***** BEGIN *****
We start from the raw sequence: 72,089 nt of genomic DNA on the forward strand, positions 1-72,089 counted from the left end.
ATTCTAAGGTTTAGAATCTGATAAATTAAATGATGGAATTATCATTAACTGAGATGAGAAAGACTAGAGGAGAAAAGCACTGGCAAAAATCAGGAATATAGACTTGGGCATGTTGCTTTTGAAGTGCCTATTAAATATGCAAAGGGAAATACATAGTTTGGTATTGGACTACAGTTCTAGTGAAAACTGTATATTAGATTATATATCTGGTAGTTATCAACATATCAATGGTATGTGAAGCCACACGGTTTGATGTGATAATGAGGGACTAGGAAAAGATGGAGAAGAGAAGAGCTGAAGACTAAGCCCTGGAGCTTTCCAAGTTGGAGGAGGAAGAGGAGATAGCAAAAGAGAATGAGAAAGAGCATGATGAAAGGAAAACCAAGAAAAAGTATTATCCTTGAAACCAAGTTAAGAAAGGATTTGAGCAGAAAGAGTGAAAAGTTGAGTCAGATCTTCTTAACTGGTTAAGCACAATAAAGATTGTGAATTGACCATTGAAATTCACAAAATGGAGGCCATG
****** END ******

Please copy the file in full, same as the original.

We start from the raw sequence: 72,089 nt of genomic DNA on the forward strand, positions 1-72,089 counted from the left end.
ATTCTAAGGTTTAGAATCTGATAAATTAAATGATGGAATTATCATTAACTGAGATGAGAAAGACTAGAGGAGAAAAGCACTGGCAAAAATCAGGAATATAGACTTGGGCATGTTGCTTTTGAAGTGCCTATTAAATATGCAAAGGGAAATACATAGTTTGGTATTGGACTACAGTTCTAGTGAAAACTGTATATTAGATTATATATCTGGTAGTTATCAACATATCAATGGTATGTGAAGCCACACGGTTTGATGTGATAATGAGGGACTAGGAAAAGATGGAGAAGAGAAGAGCTGAAGACTAAGCCCTGGAGCTTTCCAAGTTGGAGGAGGAAGAGGAGATAGCAAAAGAGAATGAGAAAGAGCATGATGAAAGGAAAACCAAGAAAAAGTATTATCCTTGAAACCAAGTTAAGAAAGGATTTGAGCAGAAAGAGTGAAAAGTTGAGTCAGATCTTCTTAACTGGTTAAGCACAATAAAGATTGTGAATTGACCATTGAAATTCACAAAATGGAGGCCATG